This article reviews the current state of knowledge of the role of massage therapy in the treatment of common psychiatric disorders and symptoms. It briefly discusses the prevalence of psychiatric disorders and the popularity of complementary and integrative treatments in the general population. The authors touch on the growing literature describing the biology and neurobiology of massage therapy. The impact of massage as both a therapy for major psychiatric disorders and a treatment for psychiatric symptoms is reviewed, and how massage therapists conceptualize and treat their patients with psychiatric complaints is discussed. If psychiatrists are going to partner with massage therapists, they need to understand how massage therapists’ perspectives differ from those of traditional practitioners of allopathic medicine. A model of how psychiatrists and other mental health professionals can work with massage therapists to care for patients is proposed, followed by a summary of the article’s key points.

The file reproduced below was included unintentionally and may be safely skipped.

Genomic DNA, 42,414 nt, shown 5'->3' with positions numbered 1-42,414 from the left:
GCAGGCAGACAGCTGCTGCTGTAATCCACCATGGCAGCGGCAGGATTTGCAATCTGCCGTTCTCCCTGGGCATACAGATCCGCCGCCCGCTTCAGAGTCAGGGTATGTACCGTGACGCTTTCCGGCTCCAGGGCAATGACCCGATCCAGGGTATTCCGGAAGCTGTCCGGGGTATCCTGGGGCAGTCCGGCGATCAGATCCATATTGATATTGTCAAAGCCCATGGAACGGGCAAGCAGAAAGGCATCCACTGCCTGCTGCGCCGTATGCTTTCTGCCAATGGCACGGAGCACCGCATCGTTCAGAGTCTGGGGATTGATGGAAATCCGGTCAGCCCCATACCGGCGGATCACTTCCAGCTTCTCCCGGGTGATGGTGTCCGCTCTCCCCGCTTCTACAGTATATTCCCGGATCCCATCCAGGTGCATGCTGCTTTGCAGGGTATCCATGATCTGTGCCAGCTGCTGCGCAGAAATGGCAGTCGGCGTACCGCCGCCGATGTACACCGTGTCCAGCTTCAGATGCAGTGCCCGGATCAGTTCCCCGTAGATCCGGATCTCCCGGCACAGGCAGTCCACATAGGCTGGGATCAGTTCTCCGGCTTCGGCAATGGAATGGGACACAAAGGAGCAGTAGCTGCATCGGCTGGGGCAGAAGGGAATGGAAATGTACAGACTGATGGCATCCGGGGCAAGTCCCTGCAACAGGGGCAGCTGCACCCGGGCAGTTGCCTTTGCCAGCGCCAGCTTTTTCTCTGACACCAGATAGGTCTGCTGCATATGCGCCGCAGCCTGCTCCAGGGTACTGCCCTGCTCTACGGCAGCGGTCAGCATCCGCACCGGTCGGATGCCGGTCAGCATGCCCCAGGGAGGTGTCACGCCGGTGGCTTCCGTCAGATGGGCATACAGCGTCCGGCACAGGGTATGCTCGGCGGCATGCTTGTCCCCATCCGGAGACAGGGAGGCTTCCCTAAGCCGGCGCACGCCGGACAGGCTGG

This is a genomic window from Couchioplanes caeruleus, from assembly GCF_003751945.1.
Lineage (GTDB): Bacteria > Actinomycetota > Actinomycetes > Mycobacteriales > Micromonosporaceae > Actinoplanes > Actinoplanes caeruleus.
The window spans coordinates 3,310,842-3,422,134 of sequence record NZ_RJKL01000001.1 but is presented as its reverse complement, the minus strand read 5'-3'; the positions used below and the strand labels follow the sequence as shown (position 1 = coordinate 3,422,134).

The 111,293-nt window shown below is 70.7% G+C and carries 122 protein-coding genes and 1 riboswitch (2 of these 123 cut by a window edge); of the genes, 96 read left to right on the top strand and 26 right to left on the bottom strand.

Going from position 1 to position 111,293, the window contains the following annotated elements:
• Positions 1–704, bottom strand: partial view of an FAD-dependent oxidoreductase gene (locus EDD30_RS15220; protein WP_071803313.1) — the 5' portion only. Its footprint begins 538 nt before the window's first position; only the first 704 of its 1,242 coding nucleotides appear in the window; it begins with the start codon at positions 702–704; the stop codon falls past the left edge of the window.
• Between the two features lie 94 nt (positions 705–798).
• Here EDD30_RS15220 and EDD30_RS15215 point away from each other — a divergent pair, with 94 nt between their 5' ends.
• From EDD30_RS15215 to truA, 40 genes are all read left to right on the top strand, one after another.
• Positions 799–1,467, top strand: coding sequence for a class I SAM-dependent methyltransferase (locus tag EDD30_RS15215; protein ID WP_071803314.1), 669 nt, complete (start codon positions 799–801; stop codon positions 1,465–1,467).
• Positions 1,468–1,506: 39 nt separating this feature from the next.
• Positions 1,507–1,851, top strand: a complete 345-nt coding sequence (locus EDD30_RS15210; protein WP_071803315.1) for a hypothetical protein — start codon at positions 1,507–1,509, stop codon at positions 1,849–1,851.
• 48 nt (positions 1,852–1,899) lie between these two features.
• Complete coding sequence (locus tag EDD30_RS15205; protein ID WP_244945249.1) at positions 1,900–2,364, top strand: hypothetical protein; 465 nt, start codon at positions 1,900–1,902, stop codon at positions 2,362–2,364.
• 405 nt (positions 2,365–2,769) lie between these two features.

Mark Hyman Rapaport, M.D., Pamela J. Schettler, Ph.D., Erika R. Larson, M.S., L.M.T., Dedric Carroll, L.M.T., Margaret Sharenko, L.M.T., C.P.T., James Nettles, Ph.D., L.M.T., Becky Kinkead, Ph.D.
FOCUS: The Journal of Lifelong Learning in Psychiatry, January 24, 2018
https://doi.org/10.1176/appi.focus.20170043
https://focus.psychiatryonline.org/doi/10.1176/appi.focus.20170043